As far as pricing goes, they are prohibitively expensive, yes. The latest M9 Monochrom black and white machine is bang-on ten grand, body only. A 50mm f/.96 Noctilux lens is twelve grand. Go figure. What's a Canon 1D Mark-IV worth, body-only?

Horses for courses I guess. I have't been accused of being a snob before, so you're in luck - you're the first to do so and partly get away with it.

Last edited by Omaroo; 12-06-2012 at 06:19 PM.
Reply With Quote
  #26  
Old 12-06-2012, 05:57 PM
Omaroo's Avatar
Omaroo (Chris Malikoff)
Let there be night...

Omaroo is offline
 
Join Date: Aug 2006
Location: Sydney/Cooma
Posts: 7,628
Quote:
Originally Posted by Octane View Post
Fred,


Chris, is it even possible to stick a 200mm or 300mm lens on those things? I've only ever seen them with short focal length primes for wide swathes of street.

H
Humayun, no,well.... not really. The longest people use are around the 105-135mm mark. You don't go picking off sheep in the far paddock with a Leica.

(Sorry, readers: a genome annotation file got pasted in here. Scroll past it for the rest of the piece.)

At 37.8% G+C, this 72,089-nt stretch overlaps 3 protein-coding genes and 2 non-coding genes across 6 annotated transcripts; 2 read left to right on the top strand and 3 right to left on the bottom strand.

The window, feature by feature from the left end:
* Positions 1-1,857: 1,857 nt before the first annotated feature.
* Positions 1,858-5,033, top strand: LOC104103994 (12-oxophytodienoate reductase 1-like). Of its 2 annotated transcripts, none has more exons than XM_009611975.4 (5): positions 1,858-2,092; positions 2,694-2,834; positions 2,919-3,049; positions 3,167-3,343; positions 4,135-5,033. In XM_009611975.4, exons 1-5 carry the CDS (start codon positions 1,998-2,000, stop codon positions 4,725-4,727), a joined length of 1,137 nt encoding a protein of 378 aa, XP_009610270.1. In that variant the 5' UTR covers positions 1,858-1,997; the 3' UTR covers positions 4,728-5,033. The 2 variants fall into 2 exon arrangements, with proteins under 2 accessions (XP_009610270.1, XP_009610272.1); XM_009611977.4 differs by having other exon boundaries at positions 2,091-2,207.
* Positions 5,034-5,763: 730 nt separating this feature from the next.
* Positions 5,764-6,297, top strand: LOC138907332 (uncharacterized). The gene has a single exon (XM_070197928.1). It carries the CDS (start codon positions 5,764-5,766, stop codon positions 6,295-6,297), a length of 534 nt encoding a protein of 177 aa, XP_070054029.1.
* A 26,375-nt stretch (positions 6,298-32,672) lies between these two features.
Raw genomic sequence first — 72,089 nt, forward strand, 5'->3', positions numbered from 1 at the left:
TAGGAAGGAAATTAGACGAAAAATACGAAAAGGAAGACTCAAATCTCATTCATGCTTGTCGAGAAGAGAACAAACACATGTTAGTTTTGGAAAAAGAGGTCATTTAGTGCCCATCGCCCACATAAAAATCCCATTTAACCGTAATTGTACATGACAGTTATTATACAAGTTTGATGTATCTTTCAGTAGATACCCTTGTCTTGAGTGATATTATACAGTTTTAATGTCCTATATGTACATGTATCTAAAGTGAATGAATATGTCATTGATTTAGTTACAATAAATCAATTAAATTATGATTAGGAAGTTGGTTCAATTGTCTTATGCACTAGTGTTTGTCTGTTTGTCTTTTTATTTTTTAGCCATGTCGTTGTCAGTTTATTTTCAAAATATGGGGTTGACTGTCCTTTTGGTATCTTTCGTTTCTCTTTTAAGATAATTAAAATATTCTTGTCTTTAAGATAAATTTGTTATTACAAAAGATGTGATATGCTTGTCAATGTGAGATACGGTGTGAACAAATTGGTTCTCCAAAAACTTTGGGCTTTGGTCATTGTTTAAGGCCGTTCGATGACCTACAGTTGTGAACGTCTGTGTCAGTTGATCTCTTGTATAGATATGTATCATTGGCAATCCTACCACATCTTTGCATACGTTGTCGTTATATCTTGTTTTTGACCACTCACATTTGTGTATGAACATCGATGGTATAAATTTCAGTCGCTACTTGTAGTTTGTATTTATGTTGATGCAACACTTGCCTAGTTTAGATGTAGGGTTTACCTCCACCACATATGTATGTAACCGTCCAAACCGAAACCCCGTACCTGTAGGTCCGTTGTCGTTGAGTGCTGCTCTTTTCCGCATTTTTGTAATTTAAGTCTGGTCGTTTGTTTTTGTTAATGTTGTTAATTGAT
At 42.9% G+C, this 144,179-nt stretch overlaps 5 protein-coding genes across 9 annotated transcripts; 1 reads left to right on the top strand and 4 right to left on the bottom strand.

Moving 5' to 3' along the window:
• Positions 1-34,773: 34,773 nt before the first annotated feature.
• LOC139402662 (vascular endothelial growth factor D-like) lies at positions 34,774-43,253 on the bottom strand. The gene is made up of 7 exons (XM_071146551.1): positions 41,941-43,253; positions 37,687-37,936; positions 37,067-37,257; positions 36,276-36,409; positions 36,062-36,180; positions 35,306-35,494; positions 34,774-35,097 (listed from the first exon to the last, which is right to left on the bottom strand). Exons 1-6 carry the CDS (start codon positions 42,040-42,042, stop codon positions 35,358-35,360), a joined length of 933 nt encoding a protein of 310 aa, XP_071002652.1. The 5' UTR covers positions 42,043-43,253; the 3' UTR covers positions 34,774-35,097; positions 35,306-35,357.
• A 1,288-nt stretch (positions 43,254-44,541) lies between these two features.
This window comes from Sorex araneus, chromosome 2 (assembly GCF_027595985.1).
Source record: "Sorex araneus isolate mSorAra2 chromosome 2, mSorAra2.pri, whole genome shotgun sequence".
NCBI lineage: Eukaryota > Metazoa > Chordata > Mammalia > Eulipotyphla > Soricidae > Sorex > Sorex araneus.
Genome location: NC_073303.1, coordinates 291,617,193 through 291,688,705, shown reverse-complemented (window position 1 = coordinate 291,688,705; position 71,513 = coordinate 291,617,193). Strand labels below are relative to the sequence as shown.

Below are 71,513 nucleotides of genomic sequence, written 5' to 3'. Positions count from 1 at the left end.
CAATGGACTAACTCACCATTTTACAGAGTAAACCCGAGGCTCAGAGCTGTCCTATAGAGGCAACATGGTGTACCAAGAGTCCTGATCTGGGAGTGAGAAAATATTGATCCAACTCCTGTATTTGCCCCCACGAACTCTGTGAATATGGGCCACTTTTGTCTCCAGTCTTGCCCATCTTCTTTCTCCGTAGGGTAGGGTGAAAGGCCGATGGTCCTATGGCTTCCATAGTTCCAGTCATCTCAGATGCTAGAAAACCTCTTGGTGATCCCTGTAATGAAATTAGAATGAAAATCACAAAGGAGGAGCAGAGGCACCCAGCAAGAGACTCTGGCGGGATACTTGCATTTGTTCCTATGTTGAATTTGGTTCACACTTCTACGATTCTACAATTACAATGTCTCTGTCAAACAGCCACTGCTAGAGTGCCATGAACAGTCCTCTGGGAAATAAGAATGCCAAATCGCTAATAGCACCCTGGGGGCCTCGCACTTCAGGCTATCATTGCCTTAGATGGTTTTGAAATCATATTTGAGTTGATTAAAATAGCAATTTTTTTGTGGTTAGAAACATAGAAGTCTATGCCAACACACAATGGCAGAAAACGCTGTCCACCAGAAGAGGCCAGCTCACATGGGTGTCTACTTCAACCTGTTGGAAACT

I'm currently looking at a 75mm f/1.8 at the moment, which is about as long as I want to go. It will do for half-body portraiture at close distance.

Having said that, I've tried my 300mm Nikkor on my M8 and it works fine. Focus is guesswork because there is no coupling to the rangefinder frame line mechanism - but it works. I've even mounted it up to my Tak 90 for laugh.

Last edited by Omaroo; 12-06-2012 at 06:25 PM.
Reply With Quote
Reply

Bookmarks

Thread Tools
Rate This Thread
Rate This Thread:

Posting Rules
You may not post new threads
You may not post replies
You may not post attachments
You may not edit your posts

BB code is On
Smilies are On
[IMG] code is On
HTML code is Off

Forum Jump


All times are GMT +10. The time is now 12:15 PM.

Powered by vBulletin Version 3.8.7 | Copyright ©2000 - 2019, Jelsoft Enterprises Ltd.
Advertisement
Celestron Australia
Advertisement
Lunatico Astronomical
Advertisement
SkyWatcher Australia
Advertisement
OzScopes Authorised Dealer
Advertisement
Bintel
Advertisement
Meade Australia
Advertisement
NexDome Observatories
Advertisement
Astronomy and Electronics Centre
Advertisement